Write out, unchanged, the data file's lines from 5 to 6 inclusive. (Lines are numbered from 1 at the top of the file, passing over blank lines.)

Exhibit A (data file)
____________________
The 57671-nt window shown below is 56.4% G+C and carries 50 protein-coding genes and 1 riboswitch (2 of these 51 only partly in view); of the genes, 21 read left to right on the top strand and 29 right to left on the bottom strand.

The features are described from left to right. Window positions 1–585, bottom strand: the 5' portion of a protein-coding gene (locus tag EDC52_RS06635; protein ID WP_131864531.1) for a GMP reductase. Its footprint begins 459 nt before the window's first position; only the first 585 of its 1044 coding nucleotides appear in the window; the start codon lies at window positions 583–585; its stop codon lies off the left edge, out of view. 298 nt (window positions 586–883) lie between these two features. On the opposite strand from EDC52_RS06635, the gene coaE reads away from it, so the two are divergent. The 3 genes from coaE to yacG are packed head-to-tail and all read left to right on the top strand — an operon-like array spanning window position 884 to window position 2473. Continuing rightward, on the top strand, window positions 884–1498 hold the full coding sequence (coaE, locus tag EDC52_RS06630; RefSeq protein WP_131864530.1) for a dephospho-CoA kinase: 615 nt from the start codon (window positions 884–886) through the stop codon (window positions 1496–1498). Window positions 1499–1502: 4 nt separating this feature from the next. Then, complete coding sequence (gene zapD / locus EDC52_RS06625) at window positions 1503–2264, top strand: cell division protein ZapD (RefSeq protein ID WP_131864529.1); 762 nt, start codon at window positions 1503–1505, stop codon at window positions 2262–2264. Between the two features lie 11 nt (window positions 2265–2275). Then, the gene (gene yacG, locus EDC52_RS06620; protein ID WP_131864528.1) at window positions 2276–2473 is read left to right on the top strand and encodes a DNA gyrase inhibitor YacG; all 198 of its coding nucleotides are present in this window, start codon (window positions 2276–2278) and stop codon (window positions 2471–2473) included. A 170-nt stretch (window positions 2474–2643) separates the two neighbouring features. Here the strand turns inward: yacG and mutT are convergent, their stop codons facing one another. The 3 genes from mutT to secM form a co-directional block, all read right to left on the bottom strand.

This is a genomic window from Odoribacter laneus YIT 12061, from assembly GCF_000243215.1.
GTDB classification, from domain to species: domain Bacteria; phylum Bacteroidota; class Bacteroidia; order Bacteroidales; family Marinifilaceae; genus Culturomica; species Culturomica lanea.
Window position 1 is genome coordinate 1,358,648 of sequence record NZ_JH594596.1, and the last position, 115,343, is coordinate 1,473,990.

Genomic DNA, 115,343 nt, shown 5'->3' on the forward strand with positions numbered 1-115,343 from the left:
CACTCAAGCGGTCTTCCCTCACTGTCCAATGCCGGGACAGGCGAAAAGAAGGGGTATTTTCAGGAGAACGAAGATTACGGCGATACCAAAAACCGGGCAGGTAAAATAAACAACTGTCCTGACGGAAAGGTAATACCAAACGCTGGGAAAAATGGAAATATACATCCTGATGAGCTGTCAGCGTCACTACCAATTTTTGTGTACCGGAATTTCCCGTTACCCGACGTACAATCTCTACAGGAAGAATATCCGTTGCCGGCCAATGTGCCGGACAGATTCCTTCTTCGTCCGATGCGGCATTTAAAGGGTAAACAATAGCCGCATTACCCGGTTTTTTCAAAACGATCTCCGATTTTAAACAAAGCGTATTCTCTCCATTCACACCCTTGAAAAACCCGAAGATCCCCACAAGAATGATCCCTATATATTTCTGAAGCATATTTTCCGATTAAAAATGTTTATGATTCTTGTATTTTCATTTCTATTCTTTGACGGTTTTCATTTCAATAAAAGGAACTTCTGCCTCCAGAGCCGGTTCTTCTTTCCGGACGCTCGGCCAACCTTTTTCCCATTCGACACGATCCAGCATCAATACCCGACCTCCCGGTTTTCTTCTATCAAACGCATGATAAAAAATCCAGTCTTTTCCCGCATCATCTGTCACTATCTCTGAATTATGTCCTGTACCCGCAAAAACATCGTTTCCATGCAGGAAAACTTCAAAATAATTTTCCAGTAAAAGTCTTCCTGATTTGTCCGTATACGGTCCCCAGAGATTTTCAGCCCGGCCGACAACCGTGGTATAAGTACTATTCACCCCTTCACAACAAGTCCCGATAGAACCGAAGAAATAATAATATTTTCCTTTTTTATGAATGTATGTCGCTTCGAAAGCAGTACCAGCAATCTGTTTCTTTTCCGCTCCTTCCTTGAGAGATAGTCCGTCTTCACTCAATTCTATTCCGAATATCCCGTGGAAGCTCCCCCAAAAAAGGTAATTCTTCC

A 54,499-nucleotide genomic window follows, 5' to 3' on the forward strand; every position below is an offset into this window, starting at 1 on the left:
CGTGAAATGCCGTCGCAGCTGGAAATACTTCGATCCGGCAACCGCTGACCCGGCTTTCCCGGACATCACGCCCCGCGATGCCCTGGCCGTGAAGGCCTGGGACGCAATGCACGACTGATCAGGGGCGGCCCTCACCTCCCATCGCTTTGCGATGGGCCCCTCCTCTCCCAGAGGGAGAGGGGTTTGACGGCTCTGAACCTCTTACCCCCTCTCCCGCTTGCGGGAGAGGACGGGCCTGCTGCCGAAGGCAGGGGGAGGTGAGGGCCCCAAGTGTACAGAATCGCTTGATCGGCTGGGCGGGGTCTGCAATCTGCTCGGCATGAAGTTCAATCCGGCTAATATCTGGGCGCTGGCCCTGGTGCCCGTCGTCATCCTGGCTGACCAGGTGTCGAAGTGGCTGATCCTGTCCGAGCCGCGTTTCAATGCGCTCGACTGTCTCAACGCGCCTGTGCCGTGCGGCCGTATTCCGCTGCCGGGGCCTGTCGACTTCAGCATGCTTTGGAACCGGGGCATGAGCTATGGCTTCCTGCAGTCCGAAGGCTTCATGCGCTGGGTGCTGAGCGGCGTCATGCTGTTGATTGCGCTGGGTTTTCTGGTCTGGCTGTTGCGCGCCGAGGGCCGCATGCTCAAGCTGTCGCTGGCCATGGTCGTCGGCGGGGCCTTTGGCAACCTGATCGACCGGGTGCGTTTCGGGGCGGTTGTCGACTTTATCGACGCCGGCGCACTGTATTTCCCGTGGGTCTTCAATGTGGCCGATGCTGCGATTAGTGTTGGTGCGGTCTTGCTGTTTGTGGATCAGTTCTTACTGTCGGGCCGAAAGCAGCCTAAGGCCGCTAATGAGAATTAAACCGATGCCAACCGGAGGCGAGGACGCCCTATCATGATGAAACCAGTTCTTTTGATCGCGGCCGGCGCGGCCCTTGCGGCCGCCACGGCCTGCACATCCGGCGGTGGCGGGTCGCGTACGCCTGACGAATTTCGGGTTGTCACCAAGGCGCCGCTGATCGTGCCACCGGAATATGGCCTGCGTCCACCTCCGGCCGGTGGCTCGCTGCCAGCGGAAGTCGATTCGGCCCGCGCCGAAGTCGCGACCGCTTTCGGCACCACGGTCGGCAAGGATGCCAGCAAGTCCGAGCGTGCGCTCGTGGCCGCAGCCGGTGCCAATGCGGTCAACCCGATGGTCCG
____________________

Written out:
Window position 1 is genome coordinate 1,358,648 of sequence record NZ_JH594596.1, and the last position, 115,343, is coordinate 1,473,990.

Genomic DNA, 115,343 nt, shown 5'->3' on the forward strand with positions numbered 1-115,343 from the left: